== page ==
The Thirteen Treasures of Britain

Dyrnwyn, the flaming sword, lost for centuries beneath the earth. A hamper that feeds a hundred, a knife to serve twenty-four, A chariot to carry a man on the wind, A halter to tame any horse he might wish. The cauldron of the Giant to test the brave, A whetstone for deadly sharpened swords, An entertaining chess set, A crock and a dish, each to fill one’s every wish, A cup that bestows immortality on those worthy of it, And the mantle of Arthur. His healing sword descends; Our enemies flee our unseen and mighty champion. –Taliesin, The Thirteen Treasures, The Black Book of Gwynedd I wrote that poem (on behalf of Taliesin) for my Last Pendragon Saga, but it has deep roots in Celtic mythology. When JK Rowling talks about the deathly hallows in the Harry Potter books, she is giving a Read more…

The History of Chester

The City of Chester is the first stop of our Wales Odyssey!  We began with a tour of the walls, which were begun when the city was called ‘Deva’, and fortified by the Romans.   “The Roman military presence at Chester probably began with a fort or marching camp at the mouth of the Deva Fluvius (River Dee) very likely established during the early campaigns of governor Publius Ostorius Scapula against the Deceangi in north-east Wales sometime around AD47/48. There is some evidence of pre-Flavian occupation, possibly even a timber-built fort, but proof positive of a Scapulan foundation has yet to emerge. After the first tentative forays of Scapula, the next military activity in the area was conducted during the early administration of governor Sextus Julius Frontinus sometime around AD74 when an auxiliary fort was constructed at Chester. The placement of this fort was a strategic move by Frontinus Read more…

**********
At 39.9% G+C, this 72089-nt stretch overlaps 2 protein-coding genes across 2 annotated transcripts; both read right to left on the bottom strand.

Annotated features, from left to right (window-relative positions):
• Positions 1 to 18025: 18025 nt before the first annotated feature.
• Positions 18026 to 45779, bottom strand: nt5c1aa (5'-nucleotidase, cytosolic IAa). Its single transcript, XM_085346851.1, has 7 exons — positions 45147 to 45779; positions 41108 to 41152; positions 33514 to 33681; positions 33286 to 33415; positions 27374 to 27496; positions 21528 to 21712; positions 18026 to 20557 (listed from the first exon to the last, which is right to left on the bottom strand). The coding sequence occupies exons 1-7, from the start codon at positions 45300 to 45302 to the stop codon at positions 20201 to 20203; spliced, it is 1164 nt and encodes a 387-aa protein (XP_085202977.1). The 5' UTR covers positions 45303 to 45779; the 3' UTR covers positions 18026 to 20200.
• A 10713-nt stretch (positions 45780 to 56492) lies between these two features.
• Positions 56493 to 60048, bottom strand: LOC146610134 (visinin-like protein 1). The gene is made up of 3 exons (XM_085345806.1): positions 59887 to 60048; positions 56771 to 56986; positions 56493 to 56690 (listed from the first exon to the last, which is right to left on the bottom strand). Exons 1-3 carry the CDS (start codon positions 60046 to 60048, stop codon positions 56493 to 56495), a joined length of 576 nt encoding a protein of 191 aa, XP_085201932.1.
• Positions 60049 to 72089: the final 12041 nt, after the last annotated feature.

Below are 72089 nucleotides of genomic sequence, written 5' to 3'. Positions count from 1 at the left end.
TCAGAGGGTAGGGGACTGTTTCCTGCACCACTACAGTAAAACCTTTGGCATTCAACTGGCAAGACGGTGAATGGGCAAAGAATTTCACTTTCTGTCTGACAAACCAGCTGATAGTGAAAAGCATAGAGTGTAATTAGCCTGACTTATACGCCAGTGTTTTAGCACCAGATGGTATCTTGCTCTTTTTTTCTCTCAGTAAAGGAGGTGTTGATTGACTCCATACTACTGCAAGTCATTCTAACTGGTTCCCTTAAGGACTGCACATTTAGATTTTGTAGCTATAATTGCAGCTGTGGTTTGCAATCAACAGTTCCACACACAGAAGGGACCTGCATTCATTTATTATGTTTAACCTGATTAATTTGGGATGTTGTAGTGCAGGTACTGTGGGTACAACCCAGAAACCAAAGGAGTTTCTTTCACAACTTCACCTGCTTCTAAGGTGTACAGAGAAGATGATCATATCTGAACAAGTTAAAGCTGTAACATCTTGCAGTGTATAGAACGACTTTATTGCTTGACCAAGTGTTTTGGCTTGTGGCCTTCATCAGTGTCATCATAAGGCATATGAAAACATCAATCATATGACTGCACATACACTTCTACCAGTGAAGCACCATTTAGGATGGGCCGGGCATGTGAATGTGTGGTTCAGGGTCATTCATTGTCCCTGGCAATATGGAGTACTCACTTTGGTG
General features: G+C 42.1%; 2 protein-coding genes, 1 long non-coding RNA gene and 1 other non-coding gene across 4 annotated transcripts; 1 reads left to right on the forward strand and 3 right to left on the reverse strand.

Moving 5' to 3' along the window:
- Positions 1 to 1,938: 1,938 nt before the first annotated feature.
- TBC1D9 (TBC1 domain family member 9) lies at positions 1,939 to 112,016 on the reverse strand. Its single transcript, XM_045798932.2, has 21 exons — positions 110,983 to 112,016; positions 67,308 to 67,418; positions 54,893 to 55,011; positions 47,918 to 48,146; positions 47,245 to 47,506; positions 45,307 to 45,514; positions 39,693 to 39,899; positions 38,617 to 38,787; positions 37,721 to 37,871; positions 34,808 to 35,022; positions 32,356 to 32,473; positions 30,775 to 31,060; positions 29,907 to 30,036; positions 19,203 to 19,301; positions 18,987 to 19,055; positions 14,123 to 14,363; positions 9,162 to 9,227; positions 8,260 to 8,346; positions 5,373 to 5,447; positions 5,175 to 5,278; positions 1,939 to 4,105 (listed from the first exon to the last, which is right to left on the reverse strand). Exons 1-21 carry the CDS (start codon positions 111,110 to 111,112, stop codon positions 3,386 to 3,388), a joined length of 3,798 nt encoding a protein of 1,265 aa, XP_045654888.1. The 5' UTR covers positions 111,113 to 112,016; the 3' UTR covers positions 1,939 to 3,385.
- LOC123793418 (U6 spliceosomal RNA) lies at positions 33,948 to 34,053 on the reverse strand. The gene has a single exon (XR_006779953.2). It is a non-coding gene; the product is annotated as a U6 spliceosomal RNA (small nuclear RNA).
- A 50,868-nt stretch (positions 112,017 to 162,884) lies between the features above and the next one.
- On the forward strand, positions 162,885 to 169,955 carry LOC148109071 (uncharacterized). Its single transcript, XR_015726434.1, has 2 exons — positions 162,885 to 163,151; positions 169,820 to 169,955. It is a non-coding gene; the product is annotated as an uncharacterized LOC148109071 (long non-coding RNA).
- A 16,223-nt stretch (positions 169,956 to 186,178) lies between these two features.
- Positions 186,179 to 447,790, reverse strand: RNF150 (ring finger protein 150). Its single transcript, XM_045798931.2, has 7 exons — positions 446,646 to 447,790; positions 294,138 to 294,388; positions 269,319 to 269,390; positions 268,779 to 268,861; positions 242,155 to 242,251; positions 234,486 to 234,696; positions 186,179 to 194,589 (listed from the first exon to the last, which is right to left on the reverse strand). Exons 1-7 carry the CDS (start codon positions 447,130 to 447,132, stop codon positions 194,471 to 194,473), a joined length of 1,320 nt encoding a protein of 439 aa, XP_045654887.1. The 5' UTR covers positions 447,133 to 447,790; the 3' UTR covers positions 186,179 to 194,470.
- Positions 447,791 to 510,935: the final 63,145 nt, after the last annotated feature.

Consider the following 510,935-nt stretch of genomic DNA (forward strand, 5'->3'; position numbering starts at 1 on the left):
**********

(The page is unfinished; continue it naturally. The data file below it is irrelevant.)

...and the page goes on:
Medieval Siege Weapons

Within the world of medieval warfare, there were multiple kinds of siege weapons:  ballistas, battering rams, trebuchets, and catapults.  ‘Catapult’ can be used as a more general term for all throwing siege weapons:  “Catapults are siege engines using an arm to hurl a projectile a great distance. Any machine that hurls an object can be considered a catapult, but the term is generally understood to mean medieval siege weapons. The name is derived from the Greek ‘to hurl a missle’.  Originally, “catapult” referred to a stone-thrower, while “ballista” referred to a dart-thrower, but the two terms swapped meaning sometime in the fourth century AD. Catapults were usually assembled at the site of a siege, and an army carried few or no pieces of it with them because wood was easily available on site. Catapults can be classified according to the Read more…